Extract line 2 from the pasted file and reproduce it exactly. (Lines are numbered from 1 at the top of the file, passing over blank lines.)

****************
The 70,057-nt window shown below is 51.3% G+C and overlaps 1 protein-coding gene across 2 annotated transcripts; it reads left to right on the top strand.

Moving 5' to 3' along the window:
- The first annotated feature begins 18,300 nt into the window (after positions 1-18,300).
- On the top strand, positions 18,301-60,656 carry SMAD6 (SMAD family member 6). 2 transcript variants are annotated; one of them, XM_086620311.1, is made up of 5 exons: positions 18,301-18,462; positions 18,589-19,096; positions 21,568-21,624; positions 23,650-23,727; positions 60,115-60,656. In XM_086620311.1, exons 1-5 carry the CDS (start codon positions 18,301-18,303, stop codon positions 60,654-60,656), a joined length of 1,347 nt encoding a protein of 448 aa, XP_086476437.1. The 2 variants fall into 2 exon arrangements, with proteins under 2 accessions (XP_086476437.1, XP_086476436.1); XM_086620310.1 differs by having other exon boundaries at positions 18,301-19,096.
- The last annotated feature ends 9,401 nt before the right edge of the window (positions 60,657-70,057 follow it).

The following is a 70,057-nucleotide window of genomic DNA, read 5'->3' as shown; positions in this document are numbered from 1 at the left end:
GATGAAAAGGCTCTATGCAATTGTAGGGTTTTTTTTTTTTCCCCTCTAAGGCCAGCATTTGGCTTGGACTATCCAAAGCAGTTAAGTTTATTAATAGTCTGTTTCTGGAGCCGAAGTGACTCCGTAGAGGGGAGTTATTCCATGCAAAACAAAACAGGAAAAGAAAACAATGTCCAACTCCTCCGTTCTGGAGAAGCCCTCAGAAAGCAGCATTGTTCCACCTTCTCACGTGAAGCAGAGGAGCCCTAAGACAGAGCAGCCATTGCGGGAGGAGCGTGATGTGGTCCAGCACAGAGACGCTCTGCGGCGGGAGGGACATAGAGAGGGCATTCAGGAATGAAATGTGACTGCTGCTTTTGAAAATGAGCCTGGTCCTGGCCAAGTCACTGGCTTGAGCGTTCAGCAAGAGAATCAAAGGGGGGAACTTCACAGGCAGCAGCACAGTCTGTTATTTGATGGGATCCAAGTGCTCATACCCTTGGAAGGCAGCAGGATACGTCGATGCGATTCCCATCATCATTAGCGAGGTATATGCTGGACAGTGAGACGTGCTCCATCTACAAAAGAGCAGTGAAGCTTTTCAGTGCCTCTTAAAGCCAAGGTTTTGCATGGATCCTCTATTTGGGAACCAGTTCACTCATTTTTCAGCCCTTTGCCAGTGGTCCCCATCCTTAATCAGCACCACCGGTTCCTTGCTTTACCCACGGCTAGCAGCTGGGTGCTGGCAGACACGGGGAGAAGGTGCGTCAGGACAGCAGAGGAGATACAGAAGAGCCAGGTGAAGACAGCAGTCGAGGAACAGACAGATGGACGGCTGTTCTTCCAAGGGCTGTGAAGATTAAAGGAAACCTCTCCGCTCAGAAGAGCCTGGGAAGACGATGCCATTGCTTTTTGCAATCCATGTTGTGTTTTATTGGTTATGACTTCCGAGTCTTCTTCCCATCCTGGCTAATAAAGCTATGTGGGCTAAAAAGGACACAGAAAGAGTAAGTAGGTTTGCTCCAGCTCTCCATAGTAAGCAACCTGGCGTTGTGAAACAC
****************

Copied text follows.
Moving 5' to 3' along the window: